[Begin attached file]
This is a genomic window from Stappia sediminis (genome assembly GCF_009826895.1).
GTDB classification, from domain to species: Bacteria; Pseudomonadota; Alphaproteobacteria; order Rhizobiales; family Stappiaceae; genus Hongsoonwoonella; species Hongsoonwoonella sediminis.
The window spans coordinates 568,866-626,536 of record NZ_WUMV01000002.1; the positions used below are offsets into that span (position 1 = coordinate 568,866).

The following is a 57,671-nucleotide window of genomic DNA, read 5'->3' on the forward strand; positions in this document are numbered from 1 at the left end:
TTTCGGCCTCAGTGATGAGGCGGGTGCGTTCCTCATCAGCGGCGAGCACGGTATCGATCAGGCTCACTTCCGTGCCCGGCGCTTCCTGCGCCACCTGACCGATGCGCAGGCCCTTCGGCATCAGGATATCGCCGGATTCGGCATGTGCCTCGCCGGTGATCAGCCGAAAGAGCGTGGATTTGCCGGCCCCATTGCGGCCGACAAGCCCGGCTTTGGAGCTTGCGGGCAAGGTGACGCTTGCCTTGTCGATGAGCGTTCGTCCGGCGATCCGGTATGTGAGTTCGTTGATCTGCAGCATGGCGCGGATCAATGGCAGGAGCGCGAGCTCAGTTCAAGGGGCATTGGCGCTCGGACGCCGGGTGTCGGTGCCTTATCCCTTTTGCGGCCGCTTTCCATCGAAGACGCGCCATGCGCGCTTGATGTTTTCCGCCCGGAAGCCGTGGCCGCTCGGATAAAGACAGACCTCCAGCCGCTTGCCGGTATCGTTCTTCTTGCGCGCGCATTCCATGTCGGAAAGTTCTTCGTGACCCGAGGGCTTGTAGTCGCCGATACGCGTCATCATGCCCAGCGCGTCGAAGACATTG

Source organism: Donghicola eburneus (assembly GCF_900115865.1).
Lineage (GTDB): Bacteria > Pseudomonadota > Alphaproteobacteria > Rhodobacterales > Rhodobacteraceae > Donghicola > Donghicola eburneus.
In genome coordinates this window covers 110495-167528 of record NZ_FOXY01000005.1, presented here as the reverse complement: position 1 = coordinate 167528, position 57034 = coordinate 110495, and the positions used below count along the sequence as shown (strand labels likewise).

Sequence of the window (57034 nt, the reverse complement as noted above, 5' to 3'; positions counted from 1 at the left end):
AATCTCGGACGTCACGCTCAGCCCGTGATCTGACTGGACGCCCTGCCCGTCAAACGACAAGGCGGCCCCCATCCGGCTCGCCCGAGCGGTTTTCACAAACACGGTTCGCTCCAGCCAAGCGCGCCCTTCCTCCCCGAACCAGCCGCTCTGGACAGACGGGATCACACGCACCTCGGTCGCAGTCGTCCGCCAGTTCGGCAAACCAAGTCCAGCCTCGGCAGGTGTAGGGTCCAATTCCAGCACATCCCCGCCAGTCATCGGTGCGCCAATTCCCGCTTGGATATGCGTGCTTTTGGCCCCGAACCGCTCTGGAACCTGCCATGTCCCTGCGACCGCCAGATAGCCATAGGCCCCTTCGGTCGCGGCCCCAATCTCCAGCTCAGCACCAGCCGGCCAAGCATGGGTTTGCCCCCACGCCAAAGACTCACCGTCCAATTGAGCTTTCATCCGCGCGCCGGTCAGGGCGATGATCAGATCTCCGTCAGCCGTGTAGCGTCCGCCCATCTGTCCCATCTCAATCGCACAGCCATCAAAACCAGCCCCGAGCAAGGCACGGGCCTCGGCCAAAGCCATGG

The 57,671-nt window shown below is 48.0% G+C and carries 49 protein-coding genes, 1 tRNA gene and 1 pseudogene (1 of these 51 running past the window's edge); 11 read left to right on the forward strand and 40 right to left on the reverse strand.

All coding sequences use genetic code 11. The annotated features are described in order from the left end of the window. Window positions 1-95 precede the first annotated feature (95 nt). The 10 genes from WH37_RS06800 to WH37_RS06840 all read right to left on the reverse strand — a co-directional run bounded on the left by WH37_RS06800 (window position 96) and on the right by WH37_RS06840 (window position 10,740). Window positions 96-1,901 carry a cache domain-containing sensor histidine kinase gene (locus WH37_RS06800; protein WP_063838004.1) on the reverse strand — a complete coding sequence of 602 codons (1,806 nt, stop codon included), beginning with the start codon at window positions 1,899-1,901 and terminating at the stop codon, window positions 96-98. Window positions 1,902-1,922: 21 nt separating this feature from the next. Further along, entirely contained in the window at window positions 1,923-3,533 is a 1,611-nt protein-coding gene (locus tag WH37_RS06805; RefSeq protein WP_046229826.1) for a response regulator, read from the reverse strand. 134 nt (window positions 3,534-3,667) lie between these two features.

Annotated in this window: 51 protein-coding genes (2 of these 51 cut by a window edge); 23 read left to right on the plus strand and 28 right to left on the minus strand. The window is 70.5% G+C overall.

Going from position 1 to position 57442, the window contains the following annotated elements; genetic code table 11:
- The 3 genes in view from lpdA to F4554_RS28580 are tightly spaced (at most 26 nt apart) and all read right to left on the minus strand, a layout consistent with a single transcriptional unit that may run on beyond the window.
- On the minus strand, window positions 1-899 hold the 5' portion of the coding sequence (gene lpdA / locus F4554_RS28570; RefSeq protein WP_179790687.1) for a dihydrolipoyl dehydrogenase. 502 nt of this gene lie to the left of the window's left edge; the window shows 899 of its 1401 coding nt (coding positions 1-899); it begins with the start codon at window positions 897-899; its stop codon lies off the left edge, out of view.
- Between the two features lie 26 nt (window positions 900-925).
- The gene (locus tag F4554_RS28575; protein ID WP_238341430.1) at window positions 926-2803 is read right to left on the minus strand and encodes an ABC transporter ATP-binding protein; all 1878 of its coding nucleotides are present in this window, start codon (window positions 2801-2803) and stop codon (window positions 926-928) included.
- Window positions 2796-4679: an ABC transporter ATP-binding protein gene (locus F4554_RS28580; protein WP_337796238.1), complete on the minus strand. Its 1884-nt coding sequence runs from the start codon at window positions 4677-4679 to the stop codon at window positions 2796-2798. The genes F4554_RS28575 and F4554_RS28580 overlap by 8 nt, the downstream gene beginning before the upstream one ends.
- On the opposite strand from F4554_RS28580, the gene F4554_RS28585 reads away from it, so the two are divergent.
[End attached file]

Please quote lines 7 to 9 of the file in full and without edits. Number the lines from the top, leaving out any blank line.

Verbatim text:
Lineage (GTDB): Bacteria > Pseudomonadota > Alphaproteobacteria > Rhodobacterales > Rhodobacteraceae > Donghicola > Donghicola eburneus.
In genome coordinates this window covers 110495-167528 of record NZ_FOXY01000005.1, presented here as the reverse complement: position 1 = coordinate 167528, position 57034 = coordinate 110495, and the positions used below count along the sequence as shown (strand labels likewise).

Sequence of the window (57034 nt, the reverse complement as noted above, 5' to 3'; positions counted from 1 at the left end):